Which master is used for each, CD, HDTracks and MQA? (rhetorical) I would bet the CD was created using a ‘lesser’ master compared to the others. Unless the same master is used one can’t really compare the different ‘containers’.
I have both the CD and DVD-A. They are different mixes, let alone different masterings. The HDtracks 24/96 download reportedly is a downmix from the DVD-A multichannel. The MQA probably is the same downmix.
In short, apples to oranges. Likely, a mastering comparison, not an MQA comparison.
Anything’s possible, but the probability is lowering with each album I listen to that sounds better. No offense, but I’ll take the evidence of my ears.
I’ve got a wide range of formats (ripped CD’s, DVD-A, SACD, Hires downloads, and probably others that my old brain can’t remember). I’m not making bold statements. I’m just saying that to my ears, on my systems, the albums I’ve compared have sounded unmistakably better.
As reference, I found some of the LivingStereo SACD’s also dramatically better than the corresponding cd’s (and the vinyl in one case). I’m not a format advocate or bigot. I just love hearing music sound the way my ears expect it to sound. I grew up in a family of orchestral musicians (pianos, violins and a cellist), and did a lot of listening to them practice. I get a goosefleshy smile when I hear reproduced music sound like that. It’s rare, but it happens, and to my ears, MQA’s getting me closer.
I think a lot of people are buying into it that MQA sounds ‘better’. I’m wary about how this is being mastered in the first place. Many recordings are intentionally re-mastered by adding additional DSP to make it sounds ‘better’. This is something you have to look out for. It is something you want from a original recording(untouched) or something has been ‘sweetened’? We can’t take it literally from our ears, doing some research is still equally important.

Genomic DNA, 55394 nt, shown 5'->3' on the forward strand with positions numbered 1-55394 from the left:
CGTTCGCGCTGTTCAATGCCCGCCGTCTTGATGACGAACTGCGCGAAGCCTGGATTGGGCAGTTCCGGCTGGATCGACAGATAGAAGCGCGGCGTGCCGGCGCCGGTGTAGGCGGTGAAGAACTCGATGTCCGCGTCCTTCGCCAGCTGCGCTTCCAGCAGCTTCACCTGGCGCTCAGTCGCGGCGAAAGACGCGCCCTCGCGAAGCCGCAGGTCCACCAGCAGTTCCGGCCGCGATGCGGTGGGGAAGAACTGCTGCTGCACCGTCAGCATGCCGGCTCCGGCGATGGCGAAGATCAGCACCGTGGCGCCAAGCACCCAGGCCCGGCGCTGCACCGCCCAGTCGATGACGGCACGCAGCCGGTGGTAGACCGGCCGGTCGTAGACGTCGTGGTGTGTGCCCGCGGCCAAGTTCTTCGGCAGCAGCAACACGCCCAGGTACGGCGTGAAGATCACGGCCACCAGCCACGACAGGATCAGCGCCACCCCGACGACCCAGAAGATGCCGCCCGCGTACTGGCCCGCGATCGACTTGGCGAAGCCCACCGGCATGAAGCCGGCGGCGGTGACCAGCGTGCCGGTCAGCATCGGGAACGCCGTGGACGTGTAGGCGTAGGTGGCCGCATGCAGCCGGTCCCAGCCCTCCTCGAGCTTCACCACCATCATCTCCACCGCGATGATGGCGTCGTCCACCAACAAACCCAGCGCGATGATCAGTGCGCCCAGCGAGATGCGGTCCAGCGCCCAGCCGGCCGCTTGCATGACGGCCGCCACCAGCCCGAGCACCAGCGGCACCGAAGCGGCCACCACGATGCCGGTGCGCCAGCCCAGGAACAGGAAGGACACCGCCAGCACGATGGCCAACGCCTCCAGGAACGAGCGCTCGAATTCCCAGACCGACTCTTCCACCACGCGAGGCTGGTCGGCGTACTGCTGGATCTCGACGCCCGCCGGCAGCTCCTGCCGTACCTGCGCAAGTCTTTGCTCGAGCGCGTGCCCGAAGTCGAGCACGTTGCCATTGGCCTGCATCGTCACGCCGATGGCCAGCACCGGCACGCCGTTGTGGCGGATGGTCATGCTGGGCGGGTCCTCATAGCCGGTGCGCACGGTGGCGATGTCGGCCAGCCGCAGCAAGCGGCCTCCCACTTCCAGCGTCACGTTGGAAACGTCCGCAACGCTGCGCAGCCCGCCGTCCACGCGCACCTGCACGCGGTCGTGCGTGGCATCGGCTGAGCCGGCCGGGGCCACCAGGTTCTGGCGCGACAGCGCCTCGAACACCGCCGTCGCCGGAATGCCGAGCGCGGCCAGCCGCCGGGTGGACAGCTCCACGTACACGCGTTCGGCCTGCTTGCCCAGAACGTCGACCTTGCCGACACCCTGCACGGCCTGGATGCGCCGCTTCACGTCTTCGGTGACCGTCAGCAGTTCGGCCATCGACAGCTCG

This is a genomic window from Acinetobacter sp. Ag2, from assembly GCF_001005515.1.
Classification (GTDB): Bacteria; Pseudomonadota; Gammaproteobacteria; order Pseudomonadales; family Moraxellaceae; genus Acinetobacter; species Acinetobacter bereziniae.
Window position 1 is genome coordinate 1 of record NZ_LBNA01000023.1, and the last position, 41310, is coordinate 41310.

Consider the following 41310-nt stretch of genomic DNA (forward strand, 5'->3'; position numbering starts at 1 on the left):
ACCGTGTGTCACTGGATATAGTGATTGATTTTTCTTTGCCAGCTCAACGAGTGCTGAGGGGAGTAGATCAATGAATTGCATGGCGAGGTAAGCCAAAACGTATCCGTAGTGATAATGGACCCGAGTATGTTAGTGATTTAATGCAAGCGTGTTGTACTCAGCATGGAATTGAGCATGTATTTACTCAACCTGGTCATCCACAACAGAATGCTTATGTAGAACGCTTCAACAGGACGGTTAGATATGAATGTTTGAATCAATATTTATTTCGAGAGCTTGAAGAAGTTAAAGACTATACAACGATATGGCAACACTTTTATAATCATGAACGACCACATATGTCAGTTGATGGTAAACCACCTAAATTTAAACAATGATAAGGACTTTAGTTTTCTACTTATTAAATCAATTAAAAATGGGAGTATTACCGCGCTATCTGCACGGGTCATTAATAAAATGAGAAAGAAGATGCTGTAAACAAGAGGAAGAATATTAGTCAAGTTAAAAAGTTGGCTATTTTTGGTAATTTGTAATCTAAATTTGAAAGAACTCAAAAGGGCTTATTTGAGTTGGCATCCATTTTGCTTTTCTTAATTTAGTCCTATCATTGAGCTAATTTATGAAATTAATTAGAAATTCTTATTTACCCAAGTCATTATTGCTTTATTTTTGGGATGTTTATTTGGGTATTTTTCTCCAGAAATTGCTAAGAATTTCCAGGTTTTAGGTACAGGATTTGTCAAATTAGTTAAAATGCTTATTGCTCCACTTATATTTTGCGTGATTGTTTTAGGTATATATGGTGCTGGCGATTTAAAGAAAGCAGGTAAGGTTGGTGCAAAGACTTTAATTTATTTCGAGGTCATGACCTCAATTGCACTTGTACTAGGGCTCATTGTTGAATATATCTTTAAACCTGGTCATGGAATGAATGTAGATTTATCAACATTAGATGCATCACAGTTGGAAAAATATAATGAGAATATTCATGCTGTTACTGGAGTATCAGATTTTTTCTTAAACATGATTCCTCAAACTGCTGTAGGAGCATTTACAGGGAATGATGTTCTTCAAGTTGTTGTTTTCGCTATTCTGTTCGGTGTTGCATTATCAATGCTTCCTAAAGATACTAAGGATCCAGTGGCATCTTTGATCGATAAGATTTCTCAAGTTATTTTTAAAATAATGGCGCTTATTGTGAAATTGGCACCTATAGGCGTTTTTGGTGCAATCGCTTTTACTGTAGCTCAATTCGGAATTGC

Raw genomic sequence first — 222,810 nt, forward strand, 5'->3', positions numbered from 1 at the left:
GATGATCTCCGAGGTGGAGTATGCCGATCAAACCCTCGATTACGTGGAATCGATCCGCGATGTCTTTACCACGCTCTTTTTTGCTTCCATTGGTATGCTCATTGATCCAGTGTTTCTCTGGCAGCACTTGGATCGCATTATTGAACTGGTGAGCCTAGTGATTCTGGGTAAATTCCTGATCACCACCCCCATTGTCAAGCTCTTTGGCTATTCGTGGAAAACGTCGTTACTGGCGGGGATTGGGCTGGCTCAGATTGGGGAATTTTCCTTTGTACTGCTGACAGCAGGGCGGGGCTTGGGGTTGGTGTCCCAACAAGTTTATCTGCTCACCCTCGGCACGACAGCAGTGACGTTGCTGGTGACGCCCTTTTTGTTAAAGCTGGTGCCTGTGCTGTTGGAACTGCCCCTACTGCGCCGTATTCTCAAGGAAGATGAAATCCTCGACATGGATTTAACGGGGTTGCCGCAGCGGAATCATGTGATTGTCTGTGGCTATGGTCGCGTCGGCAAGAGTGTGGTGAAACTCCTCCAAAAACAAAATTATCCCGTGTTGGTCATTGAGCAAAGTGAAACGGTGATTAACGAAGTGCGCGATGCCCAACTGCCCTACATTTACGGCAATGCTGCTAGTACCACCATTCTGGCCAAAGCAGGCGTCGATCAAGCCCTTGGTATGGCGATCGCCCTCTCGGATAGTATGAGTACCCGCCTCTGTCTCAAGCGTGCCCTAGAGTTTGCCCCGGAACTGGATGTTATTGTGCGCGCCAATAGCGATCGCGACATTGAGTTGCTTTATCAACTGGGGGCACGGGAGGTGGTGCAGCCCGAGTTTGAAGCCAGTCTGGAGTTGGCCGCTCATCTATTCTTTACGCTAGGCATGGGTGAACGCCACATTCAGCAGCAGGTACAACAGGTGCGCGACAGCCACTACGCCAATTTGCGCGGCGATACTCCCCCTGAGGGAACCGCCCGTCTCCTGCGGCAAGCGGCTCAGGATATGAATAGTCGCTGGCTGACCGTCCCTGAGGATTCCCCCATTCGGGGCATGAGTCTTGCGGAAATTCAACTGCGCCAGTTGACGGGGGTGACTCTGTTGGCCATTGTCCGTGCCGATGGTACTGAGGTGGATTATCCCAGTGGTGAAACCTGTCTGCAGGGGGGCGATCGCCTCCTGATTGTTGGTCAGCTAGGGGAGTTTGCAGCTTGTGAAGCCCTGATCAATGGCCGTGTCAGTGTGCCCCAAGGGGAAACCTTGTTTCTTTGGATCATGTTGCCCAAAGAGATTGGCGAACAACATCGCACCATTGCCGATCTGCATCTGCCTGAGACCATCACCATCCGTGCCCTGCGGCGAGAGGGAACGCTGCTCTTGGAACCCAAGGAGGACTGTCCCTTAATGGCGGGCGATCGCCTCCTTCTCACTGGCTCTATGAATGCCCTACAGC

Heaven forbid we suffer music that ‘sounds better.’
There’s kind of an Occam’s razor thing here. If all the powers that be (i.e. whoever is running the conspiracy) had to do to sucker us into paying more was to add some sweetness (a bit of extra third harmonic distortion, perhaps) why didn’t they do it years ago?
Out of curiosity, I took an album for which there is almost certainly only one mix (Matthew Good’s Something Like a Storm), and compared the CD version to the MQA version. The differences are very apparent.
This thread was begun as a way to share the pleasure of what I was hearing. It has turned into another anti-MQA screed.
It has been done many years back since CD was still quite domain. Many of my CDs that I brought early on sound gorgeous but later re-issued or re-mastered and even compilations didn’t sound that good anymore, it seems there’s a ‘loudness wars’ and ‘sweet syrup’ added in. Many of the young gen prefer that kind of sound.
MQA is derived from original PCM master. If you compare the original PCM master and MQA, they sound different. So my question is are we listening to a sweetened ‘syrup’ or the original performance of the recording?
Yes it has to be anything but the elimination of temporal blurring or anything like that. It is different masters, it is sweetening syrup, it is beautification filters as others have described it, it is different volume levels or it’s just people hearing what they want in some sort of placebo effect. It’s anything but a real improvement. It s really all just a conspiracy to get me to pay more for nothing.
I’m just happy it costs me nothing to get versions of my music that I enjoy more. So much so I’m spending time enjoying listening rather than arguing about it.